“It’s been such a difficult couple of years. This is the first big event Arlington Parks and Recreation has been able to hold outside in a long time,” says Laura Barragan, special events manager at the Arlington Department of Parks and Recreation. ” Our community has been so resilient and resourceful during the pandemic. We should celebrate ourselves and our community. The Blossom Kite Festival is a way we can bring the magic of the Cherry Blossom Festival to Arlington.”
Live entertainment will include a flamenco artist, rock and roll cover band, kid-friendly street performers, and gypsy-rock group the 19th Street Band. There will also be local food trucks like the Big Cheese, BBQ At Its Best, El Encanto Latino and Kona Ice.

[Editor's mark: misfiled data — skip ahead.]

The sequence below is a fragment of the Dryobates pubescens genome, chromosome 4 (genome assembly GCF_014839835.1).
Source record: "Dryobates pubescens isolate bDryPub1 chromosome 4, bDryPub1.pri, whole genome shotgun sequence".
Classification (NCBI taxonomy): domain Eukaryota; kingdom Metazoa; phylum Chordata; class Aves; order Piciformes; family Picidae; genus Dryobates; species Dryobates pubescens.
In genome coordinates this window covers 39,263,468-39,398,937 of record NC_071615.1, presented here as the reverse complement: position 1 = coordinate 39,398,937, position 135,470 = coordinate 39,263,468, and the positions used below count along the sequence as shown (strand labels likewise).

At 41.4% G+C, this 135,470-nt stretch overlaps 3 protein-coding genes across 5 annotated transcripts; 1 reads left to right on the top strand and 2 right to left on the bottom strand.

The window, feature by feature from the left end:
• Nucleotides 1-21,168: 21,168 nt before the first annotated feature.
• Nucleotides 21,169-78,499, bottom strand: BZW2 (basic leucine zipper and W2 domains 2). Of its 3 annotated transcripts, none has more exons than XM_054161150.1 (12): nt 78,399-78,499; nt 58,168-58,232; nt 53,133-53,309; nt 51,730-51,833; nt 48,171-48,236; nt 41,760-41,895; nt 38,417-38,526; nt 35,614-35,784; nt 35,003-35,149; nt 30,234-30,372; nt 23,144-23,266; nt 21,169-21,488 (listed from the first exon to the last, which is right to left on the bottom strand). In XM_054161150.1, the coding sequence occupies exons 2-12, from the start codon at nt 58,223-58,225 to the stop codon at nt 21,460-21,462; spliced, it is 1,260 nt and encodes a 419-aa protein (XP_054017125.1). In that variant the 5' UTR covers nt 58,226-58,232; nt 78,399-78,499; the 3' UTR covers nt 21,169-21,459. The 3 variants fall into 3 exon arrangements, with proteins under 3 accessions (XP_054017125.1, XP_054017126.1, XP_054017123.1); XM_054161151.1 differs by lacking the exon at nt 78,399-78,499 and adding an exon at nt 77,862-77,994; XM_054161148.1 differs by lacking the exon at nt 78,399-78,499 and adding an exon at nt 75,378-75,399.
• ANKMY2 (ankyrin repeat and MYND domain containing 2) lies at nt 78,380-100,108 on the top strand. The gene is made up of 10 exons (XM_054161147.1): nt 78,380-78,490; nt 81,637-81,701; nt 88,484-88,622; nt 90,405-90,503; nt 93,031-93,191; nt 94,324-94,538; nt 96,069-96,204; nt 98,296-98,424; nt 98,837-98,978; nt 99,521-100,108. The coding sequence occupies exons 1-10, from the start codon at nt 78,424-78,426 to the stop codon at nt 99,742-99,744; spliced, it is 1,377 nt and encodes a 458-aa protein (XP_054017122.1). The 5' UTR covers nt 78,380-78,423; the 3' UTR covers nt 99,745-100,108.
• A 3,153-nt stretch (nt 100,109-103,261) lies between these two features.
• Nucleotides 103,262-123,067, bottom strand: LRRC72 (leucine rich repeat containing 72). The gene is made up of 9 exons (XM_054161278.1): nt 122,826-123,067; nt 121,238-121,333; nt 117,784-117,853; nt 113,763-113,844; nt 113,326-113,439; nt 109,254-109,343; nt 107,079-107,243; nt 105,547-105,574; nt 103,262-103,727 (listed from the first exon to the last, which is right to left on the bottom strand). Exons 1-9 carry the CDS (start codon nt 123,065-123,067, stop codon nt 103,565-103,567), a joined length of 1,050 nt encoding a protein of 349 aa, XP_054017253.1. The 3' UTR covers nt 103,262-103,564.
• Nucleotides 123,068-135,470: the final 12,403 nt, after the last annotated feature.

Attendees additionally have an opportunity to learn about Japanese culture, including demonstrations on making origami cherry trees and how to play the wooden ball skill game kendama.
Dogs are welcome and the festival is rain or shine, though in case of severe weather it will be rescheduled for Sunday. The event is being sponsored by Amazon, according to the website.
The event will be taking place after peak bloom has been reached at the Tidal Basin.
BREAKING: The National Park Service declares the cherry blossoms have reached peak bloom! pic.twitter.com/WGqwzsTG0o
— Tom Roussey (@tomroussey7news) March 21, 2022